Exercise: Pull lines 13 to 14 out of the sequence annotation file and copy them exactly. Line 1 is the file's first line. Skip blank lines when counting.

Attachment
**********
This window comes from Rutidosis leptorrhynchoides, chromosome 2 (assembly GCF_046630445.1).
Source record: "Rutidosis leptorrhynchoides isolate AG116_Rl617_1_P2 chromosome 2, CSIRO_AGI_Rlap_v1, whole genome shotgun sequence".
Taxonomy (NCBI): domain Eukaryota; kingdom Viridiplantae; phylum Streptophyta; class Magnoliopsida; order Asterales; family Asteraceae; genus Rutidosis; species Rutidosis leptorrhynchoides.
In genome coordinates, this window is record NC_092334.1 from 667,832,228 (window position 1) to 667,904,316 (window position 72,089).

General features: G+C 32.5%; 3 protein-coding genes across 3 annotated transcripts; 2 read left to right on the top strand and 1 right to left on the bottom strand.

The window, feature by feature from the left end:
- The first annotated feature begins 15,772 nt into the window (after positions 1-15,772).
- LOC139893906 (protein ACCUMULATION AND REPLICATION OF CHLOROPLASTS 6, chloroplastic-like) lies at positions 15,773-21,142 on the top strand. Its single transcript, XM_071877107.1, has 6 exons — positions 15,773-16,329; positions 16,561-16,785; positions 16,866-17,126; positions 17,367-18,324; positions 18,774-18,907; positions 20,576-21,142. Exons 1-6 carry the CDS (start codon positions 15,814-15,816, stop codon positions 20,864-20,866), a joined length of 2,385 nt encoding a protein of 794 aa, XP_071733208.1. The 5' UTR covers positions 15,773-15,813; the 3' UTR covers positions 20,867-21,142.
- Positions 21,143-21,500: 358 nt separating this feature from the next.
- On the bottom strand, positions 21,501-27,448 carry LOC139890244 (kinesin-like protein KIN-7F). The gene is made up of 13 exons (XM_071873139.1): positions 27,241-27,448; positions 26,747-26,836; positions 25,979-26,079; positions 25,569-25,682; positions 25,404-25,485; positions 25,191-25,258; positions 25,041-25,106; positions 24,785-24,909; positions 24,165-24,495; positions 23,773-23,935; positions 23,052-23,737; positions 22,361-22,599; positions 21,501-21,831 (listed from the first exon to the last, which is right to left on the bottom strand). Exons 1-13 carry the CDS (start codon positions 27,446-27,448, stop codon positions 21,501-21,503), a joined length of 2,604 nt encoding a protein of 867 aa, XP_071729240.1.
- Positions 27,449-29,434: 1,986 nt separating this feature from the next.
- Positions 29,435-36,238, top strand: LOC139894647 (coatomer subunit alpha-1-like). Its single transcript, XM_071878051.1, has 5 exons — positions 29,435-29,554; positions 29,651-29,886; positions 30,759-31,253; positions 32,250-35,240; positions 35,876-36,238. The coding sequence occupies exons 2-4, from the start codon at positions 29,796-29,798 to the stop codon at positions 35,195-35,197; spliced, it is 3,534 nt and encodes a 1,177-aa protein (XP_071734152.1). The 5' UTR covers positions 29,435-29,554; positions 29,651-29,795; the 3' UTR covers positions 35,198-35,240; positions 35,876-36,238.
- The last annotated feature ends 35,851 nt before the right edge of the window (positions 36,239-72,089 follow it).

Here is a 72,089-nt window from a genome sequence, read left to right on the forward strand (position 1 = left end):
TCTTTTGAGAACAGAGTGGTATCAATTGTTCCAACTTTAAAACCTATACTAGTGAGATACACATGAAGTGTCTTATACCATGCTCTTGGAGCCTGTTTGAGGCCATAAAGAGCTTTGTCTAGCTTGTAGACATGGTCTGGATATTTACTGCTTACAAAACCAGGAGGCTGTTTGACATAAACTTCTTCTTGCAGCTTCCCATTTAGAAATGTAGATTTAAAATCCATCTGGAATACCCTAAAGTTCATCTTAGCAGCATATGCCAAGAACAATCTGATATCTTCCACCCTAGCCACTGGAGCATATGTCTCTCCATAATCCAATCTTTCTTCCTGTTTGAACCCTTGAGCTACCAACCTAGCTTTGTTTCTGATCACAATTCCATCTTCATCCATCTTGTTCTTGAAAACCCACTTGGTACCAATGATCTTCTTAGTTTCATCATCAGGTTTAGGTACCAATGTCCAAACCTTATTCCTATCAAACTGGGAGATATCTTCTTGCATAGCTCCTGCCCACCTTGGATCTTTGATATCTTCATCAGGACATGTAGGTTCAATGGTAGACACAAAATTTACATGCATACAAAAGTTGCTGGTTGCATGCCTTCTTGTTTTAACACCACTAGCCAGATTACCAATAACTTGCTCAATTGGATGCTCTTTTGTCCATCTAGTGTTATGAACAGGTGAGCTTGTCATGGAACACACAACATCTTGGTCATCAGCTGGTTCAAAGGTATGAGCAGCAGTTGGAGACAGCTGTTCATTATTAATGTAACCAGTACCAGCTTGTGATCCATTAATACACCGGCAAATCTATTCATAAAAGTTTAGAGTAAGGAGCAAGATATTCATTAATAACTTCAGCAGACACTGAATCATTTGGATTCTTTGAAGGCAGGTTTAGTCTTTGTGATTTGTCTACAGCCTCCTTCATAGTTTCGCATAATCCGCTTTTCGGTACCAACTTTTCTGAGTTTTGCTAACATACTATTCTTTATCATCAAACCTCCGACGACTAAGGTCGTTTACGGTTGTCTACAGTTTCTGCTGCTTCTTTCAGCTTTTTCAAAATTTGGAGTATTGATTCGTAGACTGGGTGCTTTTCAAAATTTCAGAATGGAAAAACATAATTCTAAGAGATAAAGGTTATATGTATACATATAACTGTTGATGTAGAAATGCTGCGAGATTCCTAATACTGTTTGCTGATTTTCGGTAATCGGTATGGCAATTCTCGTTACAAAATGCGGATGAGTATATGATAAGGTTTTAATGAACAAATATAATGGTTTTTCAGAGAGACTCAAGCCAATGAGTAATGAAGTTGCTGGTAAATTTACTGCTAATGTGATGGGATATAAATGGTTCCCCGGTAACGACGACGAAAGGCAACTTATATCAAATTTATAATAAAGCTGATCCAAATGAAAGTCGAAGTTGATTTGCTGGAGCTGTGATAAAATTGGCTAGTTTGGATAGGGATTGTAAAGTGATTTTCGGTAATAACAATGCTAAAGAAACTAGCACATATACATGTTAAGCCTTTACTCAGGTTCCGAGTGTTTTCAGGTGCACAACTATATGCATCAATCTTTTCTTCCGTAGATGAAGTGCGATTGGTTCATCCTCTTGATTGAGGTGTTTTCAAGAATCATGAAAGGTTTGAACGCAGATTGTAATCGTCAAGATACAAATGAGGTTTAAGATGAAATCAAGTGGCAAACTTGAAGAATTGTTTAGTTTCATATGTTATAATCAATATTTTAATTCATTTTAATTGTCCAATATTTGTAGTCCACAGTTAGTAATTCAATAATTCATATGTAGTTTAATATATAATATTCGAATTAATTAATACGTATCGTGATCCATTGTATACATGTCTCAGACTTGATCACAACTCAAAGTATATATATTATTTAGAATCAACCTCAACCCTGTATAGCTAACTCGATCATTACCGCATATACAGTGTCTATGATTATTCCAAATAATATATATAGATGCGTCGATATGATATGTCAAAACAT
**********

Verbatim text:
- The last annotated feature ends 35,851 nt before the right edge of the window (positions 36,239-72,089 follow it).

Here is a 72,089-nt window from a genome sequence, read left to right on the forward strand (position 1 = left end):